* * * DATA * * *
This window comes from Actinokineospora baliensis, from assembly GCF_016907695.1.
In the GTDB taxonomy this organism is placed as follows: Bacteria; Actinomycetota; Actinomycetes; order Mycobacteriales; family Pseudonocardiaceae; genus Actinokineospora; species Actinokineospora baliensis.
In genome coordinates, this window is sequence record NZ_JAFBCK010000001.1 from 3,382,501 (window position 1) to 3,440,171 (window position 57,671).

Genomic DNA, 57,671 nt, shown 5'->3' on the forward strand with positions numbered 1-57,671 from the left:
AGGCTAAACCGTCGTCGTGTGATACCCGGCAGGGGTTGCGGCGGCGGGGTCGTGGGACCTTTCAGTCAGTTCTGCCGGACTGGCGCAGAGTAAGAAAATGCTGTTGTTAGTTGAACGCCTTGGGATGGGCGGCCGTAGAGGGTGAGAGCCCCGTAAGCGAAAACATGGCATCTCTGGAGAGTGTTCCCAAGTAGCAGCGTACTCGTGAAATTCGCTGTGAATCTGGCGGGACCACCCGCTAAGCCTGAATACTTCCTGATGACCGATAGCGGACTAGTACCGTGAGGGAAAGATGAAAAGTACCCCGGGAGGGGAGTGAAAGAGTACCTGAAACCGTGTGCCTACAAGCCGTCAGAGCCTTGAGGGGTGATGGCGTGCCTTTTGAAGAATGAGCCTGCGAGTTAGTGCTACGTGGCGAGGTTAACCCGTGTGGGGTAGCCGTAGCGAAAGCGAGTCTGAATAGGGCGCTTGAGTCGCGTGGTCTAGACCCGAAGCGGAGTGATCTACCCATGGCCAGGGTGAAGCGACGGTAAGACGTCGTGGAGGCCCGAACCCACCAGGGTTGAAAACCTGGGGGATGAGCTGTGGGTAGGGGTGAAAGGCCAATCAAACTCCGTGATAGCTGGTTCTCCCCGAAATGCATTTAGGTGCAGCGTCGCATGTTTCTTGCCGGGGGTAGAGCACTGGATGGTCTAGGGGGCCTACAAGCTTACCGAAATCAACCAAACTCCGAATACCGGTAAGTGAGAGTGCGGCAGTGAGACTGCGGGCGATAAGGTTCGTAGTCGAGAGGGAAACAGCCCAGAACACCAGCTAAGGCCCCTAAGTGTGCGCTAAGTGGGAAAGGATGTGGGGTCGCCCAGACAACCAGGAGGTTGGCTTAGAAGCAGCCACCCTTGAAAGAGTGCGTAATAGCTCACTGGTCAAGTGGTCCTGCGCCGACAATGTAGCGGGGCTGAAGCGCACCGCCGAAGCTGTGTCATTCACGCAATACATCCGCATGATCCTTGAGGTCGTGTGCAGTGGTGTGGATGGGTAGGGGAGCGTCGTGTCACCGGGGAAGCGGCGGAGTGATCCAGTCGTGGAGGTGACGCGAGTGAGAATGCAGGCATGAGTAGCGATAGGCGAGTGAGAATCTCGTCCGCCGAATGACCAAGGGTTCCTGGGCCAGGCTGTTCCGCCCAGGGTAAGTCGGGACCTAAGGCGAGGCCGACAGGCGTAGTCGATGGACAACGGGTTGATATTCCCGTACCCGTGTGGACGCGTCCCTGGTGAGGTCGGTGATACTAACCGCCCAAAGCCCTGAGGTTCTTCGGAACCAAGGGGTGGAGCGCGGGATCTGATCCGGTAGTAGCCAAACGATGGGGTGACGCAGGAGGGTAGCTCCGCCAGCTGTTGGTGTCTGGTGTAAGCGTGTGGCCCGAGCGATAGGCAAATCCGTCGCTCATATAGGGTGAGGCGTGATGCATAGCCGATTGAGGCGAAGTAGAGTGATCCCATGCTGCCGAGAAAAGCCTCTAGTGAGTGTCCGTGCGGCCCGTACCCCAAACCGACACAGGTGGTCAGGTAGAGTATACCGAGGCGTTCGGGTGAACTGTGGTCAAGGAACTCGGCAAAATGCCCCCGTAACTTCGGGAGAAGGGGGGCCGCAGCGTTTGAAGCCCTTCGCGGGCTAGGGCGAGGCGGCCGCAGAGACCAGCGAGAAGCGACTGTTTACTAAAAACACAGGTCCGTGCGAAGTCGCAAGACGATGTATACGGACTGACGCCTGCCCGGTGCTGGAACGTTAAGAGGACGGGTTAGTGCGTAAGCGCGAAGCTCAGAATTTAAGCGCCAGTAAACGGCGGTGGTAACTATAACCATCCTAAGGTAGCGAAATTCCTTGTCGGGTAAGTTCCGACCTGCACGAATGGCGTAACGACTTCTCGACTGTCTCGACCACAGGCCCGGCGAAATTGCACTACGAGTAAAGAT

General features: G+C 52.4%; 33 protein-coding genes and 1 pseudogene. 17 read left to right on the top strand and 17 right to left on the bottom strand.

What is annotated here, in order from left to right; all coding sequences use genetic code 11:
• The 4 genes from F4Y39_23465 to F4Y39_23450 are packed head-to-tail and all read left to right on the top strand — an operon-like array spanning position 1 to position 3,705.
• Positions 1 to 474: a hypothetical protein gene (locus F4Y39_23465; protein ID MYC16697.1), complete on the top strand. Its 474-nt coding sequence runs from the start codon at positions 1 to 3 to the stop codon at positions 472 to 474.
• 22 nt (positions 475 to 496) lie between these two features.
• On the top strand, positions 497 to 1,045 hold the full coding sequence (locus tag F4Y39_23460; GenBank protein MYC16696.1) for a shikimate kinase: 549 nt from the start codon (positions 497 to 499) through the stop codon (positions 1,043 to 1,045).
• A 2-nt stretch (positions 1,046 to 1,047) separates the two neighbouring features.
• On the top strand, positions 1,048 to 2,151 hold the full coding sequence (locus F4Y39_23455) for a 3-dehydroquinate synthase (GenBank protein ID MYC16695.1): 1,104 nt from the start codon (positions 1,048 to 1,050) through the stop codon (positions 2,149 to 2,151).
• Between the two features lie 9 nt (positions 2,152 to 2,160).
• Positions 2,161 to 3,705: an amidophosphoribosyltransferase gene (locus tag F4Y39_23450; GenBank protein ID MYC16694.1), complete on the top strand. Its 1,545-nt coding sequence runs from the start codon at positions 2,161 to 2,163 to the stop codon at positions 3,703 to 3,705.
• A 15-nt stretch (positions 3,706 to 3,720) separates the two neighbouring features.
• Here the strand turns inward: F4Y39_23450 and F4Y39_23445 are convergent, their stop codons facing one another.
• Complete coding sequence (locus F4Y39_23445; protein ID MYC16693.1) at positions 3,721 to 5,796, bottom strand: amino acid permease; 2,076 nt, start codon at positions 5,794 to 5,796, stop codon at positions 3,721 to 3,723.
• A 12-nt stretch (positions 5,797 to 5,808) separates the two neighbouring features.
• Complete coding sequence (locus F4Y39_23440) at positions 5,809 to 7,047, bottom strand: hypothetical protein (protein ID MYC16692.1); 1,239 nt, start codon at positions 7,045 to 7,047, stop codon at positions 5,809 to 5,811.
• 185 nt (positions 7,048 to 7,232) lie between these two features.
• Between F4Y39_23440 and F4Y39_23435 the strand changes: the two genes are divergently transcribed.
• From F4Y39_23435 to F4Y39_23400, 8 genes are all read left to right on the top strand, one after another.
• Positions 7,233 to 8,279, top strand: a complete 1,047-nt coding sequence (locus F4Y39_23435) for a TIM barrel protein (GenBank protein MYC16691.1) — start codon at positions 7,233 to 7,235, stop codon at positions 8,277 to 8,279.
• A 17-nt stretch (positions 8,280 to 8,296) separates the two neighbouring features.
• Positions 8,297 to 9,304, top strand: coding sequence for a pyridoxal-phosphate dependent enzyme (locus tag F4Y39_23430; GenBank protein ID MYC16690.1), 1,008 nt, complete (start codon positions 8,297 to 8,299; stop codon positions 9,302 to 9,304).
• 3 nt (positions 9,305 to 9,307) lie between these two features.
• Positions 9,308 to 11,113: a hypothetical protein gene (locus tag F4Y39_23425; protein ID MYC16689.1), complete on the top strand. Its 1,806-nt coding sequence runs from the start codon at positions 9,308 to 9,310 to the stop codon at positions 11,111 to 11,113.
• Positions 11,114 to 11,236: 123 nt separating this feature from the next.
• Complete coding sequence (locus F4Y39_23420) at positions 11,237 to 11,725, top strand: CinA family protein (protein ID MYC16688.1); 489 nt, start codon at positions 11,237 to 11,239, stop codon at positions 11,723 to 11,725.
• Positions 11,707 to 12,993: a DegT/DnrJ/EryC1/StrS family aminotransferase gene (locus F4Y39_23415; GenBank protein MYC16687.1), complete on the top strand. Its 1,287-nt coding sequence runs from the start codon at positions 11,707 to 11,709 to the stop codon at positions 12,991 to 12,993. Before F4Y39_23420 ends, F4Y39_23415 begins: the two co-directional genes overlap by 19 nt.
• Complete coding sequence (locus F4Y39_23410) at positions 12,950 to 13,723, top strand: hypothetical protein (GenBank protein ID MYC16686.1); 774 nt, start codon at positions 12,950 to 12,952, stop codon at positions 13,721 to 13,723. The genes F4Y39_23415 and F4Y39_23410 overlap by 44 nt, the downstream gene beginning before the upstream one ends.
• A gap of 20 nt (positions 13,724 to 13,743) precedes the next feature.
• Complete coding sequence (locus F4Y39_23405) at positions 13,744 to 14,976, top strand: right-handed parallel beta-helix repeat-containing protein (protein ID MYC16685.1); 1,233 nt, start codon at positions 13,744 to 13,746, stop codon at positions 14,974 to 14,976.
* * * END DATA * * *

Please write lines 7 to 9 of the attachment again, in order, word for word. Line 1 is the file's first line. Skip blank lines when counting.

What is annotated here, in order from left to right; all coding sequences use genetic code 11:
• The 4 genes from F4Y39_23465 to F4Y39_23450 are packed head-to-tail and all read left to right on the top strand — an operon-like array spanning position 1 to position 3,705.
• Positions 1 to 474: a hypothetical protein gene (locus F4Y39_23465; protein ID MYC16697.1), complete on the top strand. Its 474-nt coding sequence runs from the start codon at positions 1 to 3 to the stop codon at positions 472 to 474.